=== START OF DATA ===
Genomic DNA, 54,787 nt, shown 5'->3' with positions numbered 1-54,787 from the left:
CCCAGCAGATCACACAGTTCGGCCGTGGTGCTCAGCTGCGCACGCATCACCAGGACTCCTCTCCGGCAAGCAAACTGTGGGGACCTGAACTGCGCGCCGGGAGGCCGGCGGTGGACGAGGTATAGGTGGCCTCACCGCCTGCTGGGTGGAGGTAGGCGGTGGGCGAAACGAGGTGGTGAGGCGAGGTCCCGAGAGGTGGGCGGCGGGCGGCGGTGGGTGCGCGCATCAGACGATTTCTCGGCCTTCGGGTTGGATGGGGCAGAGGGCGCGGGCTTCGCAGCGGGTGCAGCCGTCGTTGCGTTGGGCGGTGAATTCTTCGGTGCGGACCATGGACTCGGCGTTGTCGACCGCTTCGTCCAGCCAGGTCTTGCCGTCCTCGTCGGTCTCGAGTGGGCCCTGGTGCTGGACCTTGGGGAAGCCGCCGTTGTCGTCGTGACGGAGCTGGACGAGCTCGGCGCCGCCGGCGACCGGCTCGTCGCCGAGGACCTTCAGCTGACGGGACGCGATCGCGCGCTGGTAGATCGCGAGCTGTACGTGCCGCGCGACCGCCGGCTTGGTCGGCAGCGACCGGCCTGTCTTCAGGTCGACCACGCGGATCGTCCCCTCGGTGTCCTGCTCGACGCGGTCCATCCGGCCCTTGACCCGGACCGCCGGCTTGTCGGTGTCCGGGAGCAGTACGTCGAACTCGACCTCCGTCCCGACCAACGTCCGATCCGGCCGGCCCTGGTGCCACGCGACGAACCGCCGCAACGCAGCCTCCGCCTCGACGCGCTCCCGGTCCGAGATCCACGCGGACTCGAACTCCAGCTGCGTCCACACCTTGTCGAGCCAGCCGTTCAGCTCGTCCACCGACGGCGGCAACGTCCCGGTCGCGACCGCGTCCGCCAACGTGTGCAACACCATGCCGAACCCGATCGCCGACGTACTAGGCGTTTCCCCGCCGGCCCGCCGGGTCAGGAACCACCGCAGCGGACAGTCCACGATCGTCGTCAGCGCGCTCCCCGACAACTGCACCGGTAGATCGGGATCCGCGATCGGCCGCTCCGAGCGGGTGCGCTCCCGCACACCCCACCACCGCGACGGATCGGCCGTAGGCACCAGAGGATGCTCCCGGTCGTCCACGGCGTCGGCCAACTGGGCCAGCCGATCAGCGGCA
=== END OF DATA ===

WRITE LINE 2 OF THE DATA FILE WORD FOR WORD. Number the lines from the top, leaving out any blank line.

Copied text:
CCCAGCAGATCACACAGTTCGGCCGTGGTGCTCAGCTGCGCACGCATCACCAGGACTCCTCTCCGGCAAGCAAACTGTGGGGACCTGAACTGCGCGCCGGGAGGCCGGCGGTGGACGAGGTATAGGTGGCCTCACCGCCTGCTGGGTGGAGGTAGGCGGTGGGCGAAACGAGGTGGTGAGGCGAGGTCCCGAGAGGTGGGCGGCGGGCGGCGGTGGGTGCGCGCATCAGACGATTTCTCGGCCTTCGGGTTGGATGGGGCAGAGGGCGCGGGCTTCGCAGCGGGTGCAGCCGTCGTTGCGTTGGGCGGTGAATTCTTCGGTGCGGACCATGGACTCGGCGTTGTCGACCGCTTCGTCCAGCCAGGTCTTGCCGTCCTCGTCGGTCTCGAGTGGGCCCTGGTGCTGGACCTTGGGGAAGCCGCCGTTGTCGTCGTGACGGAGCTGGACGAGCTCGGCGCCGCCGGCGACCGGCTCGTCGCCGAGGACCTTCAGCTGACGGGACGCGATCGCGCGCTGGTAGATCGCGAGCTGTACGTGCCGCGCGACCGCCGGCTTGGTCGGCAGCGACCGGCCTGTCTTCAGGTCGACCACGCGGATCGTCCCCTCGGTGTCCTGCTCGACGCGGTCCATCCGGCCCTTGACCCGGACCGCCGGCTTGTCGGTGTCCGGGAGCAGTACGTCGAACTCGACCTCCGTCCCGACCAACGTCCGATCCGGCCGGCCCTGGTGCCACGCGACGAACCGCCGCAACGCAGCCTCCGCCTCGACGCGCTCCCGGTCCGAGATCCACGCGGACTCGAACTCCAGCTGCGTCCACACCTTGTCGAGCCAGCCGTTCAGCTCGTCCACCGACGGCGGCAACGTCCCGGTCGCGACCGCGTCCGCCAACGTGTGCAACACCATGCCGAACCCGATCGCCGACGTACTAGGCGTTTCCCCGCCGGCCCGCCGGGTCAGGAACCACCGCAGCGGACAGTCCACGATCGTCGTCAGCGCGCTCCCCGACAACTGCACCGGTAGATCGGGATCCGCGATCGGCCGCTCCGAGCGGGTGCGCTCCCGCACACCCCACCACCGCGACGGATCGGCCGTAGGCACCAGAGGATGCTCCCGGTCGTCCACGGCGTCGGCCAACTGGGCCAGCCGATCAGCGGCA